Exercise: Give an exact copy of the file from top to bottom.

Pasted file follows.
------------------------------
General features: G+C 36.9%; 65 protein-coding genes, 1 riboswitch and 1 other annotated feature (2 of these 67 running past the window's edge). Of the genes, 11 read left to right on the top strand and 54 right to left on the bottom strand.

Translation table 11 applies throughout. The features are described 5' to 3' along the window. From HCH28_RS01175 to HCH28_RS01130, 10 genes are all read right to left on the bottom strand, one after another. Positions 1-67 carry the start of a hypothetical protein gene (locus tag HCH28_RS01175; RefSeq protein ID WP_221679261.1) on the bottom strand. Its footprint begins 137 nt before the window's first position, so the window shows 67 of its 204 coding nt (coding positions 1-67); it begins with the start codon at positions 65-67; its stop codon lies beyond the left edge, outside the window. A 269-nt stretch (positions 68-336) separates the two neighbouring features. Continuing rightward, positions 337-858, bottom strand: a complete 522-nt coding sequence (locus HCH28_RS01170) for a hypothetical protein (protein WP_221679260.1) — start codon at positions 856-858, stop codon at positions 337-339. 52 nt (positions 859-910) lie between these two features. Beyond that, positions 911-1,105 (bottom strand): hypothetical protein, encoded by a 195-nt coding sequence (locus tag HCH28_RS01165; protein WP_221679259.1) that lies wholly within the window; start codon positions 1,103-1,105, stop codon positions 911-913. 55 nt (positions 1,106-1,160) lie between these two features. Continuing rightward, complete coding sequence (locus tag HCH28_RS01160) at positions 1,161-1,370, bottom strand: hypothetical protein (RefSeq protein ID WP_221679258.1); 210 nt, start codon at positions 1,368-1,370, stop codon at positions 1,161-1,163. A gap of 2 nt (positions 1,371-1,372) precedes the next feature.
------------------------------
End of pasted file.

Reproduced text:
General features: G+C 36.9%; 65 protein-coding genes, 1 riboswitch and 1 other annotated feature (2 of these 67 running past the window's edge). Of the genes, 11 read left to right on the top strand and 54 right to left on the bottom strand.

Translation table 11 applies throughout. The features are described 5' to 3' along the window. From HCH28_RS01175 to HCH28_RS01130, 10 genes are all read right to left on the bottom strand, one after another. Positions 1-67 carry the start of a hypothetical protein gene (locus tag HCH28_RS01175; RefSeq protein ID WP_221679261.1) on the bottom strand. Its footprint begins 137 nt before the window's first position, so the window shows 67 of its 204 coding nt (coding positions 1-67); it begins with the start codon at positions 65-67; its stop codon lies beyond the left edge, outside the window. A 269-nt stretch (positions 68-336) separates the two neighbouring features. Continuing rightward, positions 337-858, bottom strand: a complete 522-nt coding sequence (locus HCH28_RS01170) for a hypothetical protein (protein WP_221679260.1) — start codon at positions 856-858, stop codon at positions 337-339. 52 nt (positions 859-910) lie between these two features. Beyond that, positions 911-1,105 (bottom strand): hypothetical protein, encoded by a 195-nt coding sequence (locus tag HCH28_RS01165; protein WP_221679259.1) that lies wholly within the window; start codon positions 1,103-1,105, stop codon positions 911-913. 55 nt (positions 1,106-1,160) lie between these two features. Continuing rightward, complete coding sequence (locus tag HCH28_RS01160) at positions 1,161-1,370, bottom strand: hypothetical protein (RefSeq protein ID WP_221679258.1); 210 nt, start codon at positions 1,368-1,370, stop codon at positions 1,161-1,163. A gap of 2 nt (positions 1,371-1,372) precedes the next feature.